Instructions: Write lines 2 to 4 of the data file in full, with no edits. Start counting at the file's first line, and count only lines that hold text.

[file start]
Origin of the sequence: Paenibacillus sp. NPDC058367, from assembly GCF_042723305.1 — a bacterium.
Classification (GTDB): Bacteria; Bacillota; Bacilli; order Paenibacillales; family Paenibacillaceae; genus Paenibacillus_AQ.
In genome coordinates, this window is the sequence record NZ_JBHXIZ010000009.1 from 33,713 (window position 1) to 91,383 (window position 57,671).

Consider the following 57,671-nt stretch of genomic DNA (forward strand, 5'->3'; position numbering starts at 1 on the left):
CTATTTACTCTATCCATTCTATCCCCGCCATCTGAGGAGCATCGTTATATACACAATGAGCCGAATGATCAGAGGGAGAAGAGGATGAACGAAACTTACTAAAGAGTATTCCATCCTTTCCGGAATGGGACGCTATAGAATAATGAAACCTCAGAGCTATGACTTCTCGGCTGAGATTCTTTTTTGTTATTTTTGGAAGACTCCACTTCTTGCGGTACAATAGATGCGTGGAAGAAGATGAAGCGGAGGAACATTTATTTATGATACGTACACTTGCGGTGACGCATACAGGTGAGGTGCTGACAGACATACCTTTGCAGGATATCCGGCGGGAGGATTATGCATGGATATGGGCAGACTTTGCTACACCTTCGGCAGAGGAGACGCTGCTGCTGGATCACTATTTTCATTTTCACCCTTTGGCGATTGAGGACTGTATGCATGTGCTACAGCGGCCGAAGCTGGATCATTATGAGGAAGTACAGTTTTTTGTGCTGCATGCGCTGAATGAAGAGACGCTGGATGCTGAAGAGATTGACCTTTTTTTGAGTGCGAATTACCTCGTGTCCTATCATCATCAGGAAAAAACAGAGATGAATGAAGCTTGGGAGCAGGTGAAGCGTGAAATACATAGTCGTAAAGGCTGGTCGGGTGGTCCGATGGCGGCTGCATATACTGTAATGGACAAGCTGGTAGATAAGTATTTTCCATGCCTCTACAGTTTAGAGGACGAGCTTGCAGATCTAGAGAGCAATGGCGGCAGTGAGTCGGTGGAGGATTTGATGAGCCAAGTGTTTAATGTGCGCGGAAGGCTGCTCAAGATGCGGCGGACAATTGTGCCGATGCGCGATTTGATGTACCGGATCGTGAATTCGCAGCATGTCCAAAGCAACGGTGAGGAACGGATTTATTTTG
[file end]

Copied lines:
Classification (GTDB): Bacteria; Bacillota; Bacilli; order Paenibacillales; family Paenibacillaceae; genus Paenibacillus_AQ.
In genome coordinates, this window is the sequence record NZ_JBHXIZ010000009.1 from 33,713 (window position 1) to 91,383 (window position 57,671).

Consider the following 57,671-nt stretch of genomic DNA (forward strand, 5'->3'; position numbering starts at 1 on the left):